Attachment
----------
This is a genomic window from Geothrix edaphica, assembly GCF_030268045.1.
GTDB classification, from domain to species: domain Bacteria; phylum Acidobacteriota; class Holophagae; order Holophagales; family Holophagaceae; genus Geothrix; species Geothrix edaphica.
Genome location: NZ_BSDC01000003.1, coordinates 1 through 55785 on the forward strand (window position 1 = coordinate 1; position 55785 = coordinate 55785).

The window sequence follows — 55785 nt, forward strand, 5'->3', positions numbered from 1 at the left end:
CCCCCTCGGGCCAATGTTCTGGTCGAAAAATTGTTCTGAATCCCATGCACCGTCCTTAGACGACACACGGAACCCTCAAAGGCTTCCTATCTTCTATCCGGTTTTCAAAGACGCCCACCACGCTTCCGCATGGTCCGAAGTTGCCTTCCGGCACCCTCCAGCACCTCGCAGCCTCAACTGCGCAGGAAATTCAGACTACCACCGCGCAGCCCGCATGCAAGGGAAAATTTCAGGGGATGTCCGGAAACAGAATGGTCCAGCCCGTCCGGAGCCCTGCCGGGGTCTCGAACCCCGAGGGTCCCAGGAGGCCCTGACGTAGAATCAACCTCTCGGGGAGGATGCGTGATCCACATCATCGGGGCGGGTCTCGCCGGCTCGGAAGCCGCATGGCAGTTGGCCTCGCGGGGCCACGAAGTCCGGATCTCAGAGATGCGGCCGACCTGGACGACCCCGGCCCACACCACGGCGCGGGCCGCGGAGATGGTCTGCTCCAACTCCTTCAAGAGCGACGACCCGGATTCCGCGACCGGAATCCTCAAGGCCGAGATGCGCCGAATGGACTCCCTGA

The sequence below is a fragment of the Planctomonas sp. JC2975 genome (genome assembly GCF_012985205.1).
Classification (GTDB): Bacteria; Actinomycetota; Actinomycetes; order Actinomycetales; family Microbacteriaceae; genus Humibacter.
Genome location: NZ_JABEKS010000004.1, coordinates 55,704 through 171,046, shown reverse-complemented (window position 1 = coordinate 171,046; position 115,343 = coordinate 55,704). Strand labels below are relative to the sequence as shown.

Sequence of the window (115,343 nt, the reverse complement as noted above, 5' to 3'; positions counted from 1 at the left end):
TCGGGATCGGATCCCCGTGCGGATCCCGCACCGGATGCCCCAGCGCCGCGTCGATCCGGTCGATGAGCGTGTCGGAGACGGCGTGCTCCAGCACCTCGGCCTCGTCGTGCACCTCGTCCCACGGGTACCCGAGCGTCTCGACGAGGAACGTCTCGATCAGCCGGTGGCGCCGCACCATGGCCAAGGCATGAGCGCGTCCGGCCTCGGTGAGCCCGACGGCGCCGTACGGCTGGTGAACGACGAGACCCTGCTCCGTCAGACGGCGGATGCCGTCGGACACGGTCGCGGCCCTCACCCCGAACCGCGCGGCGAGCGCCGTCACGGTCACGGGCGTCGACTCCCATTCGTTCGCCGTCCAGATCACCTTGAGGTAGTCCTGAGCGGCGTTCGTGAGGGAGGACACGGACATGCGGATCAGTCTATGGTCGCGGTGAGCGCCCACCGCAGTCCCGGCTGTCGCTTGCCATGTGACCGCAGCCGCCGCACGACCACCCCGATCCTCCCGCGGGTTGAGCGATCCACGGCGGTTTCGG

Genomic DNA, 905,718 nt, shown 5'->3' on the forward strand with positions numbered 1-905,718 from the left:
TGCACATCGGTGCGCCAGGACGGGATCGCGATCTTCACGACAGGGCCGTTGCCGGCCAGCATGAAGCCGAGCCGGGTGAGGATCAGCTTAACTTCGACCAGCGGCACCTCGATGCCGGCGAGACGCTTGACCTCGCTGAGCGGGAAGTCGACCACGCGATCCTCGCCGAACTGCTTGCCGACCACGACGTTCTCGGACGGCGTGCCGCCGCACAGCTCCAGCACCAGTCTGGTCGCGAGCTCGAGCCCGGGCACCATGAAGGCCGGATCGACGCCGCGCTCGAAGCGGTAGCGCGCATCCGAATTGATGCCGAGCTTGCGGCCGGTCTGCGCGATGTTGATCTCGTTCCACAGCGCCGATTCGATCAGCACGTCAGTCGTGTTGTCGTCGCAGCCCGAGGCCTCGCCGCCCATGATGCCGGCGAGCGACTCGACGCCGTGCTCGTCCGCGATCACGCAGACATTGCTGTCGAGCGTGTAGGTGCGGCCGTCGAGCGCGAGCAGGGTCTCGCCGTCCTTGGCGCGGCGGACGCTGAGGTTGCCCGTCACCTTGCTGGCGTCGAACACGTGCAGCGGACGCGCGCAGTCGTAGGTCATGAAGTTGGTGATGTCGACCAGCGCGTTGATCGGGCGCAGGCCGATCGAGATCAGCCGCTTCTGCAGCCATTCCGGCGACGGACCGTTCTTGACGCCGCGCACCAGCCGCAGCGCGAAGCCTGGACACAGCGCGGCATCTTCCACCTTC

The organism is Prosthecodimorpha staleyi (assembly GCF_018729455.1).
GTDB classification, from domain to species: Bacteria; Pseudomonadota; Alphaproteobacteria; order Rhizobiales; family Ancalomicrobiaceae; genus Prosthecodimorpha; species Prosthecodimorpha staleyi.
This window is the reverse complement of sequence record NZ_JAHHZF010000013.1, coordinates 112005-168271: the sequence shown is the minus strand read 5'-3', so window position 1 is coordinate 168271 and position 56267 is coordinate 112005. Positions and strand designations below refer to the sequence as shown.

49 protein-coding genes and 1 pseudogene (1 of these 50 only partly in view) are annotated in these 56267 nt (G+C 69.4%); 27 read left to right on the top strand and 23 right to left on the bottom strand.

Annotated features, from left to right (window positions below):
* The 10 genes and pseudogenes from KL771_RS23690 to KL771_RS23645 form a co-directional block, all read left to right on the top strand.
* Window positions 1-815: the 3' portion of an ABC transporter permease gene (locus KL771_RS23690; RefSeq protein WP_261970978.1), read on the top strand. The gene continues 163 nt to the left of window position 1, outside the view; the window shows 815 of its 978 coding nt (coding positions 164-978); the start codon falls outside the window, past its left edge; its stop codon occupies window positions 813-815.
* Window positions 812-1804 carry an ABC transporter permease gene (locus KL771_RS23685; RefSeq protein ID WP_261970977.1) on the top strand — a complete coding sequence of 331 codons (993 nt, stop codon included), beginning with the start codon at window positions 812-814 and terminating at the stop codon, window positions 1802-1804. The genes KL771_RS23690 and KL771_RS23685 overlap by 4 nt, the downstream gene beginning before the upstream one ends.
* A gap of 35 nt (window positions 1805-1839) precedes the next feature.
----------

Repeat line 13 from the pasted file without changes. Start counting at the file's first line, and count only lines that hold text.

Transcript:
The organism is Prosthecodimorpha staleyi (assembly GCF_018729455.1).